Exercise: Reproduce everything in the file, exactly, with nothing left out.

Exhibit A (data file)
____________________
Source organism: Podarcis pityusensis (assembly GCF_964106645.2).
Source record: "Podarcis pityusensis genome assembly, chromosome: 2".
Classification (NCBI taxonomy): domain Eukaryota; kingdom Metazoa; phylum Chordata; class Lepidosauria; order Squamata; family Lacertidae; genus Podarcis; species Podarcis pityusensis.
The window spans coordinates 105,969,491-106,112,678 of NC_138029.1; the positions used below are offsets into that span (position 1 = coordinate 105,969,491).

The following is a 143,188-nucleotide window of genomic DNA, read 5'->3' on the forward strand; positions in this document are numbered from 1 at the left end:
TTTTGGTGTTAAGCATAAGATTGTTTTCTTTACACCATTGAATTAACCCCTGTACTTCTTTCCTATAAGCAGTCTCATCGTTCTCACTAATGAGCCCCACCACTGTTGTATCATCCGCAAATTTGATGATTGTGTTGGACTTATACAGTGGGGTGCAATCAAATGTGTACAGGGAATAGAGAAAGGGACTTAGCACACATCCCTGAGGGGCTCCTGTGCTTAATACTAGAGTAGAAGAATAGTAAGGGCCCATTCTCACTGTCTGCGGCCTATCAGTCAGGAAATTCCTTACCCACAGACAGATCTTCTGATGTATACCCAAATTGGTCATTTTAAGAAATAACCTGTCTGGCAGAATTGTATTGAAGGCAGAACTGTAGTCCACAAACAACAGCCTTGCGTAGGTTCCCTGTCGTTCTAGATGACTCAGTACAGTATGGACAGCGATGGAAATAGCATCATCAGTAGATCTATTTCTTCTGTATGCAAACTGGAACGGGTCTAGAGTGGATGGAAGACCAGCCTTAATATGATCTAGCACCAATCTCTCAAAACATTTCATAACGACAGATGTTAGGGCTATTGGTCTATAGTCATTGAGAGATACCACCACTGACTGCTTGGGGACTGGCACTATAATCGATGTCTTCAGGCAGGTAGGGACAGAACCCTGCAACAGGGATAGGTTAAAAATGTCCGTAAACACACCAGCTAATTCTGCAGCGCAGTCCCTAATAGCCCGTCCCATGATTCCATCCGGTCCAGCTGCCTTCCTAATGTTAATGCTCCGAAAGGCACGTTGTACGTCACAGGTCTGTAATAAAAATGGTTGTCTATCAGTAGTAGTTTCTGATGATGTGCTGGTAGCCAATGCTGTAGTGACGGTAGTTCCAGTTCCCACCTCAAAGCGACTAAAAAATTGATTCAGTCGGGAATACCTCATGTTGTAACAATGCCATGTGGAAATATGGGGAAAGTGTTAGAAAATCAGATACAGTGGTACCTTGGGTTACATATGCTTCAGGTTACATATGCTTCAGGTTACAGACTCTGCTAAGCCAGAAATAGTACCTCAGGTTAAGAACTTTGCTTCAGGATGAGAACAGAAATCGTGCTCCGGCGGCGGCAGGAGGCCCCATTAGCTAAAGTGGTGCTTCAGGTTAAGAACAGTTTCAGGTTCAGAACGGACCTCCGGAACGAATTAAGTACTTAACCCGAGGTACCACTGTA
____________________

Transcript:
Source organism: Podarcis pityusensis (assembly GCF_964106645.2).
Source record: "Podarcis pityusensis genome assembly, chromosome: 2".
Classification (NCBI taxonomy): domain Eukaryota; kingdom Metazoa; phylum Chordata; class Lepidosauria; order Squamata; family Lacertidae; genus Podarcis; species Podarcis pityusensis.
The window spans coordinates 105,969,491-106,112,678 of NC_138029.1; the positions used below are offsets into that span (position 1 = coordinate 105,969,491).

The following is a 143,188-nucleotide window of genomic DNA, read 5'->3' on the forward strand; positions in this document are numbered from 1 at the left end:
TTTTGGTGTTAAGCATAAGATTGTTTTCTTTACACCATTGAATTAACCCCTGTACTTCTTTCCTATAAGCAGTCTCATCGTTCTCACTAATGAGCCCCACCACTGTTGTATCATCCGCAAATTTGATGATTGTGTTGGACTTATACAGTGGGGTGCAATCAAATGTGTACAGGGAATAGAGAAAGGGACTTAGCACACATCCCTGAGGGGCTCCTGTGCTTAATACTAGAGTAGAAGAATAGTAAGGGCCCATTCTCACTGTCTGCGGCCTATCAGTCAGGAAATTCCTTACCCACAGACAGATCTTCTGATGTATACCCAAATTGGTCATTTTAAGAAATAACCTGTCTGGCAGAATTGTATTGAAGGCAGAACTGTAGTCCACAAACAACAGCCTTGCGTAGGTTCCCTGTCGTTCTAGATGACTCAGTACAGTATGGACAGCGATGGAAATAGCATCATCAGTAGATCTATTTCTTCTGTATGCAAACTGGAACGGGTCTAGAGTGGATGGAAGACCAGCCTTAATATGATCTAGCACCAATCTCTCAAAACATTTCATAACGACAGATGTTAGGGCTATTGGTCTATAGTCATTGAGAGATACCACCACTGACTGCTTGGGGACTGGCACTATAATCGATGTCTTCAGGCAGGTAGGGACAGAACCCTGCAACAGGGATAGGTTAAAAATGTCCGTAAACACACCAGCTAATTCTGCAGCGCAGTCCCTAATAGCCCGTCCCATGATTCCATCCGGTCCAGCTGCCTTCCTAATGTTAATGCTCCGAAAGGCACGTTGTACGTCACAGGTCTGTAATAAAAATGGTTGTCTATCAGTAGTAGTTTCTGATGATGTGCTGGTAGCCAATGCTGTAGTGACGGTAGTTCCAGTTCCCACCTCAAAGCGACTAAAAAATTGATTCAGTCGGGAATACCTCATGTTGTAACAATGCCATGTGGAAATATGGGGAAAGTGTTAGAAAATCAGATACAGTGGTACCTTGGGTTACATATGCTTCAGGTTACATATGCTTCAGGTTACAGACTCTGCTAAGCCAGAAATAGTACCTCAGGTTAAGAACTTTGCTTCAGGATGAGAACAGAAATCGTGCTCCGGCGGCGGCAGGAGGCCCCATTAGCTAAAGTGGTGCTTCAGGTTAAGAACAGTTTCAGGTTCAGAACGGACCTCCGGAACGAATTAAGTACTTAACCCGAGGTACCACTGTA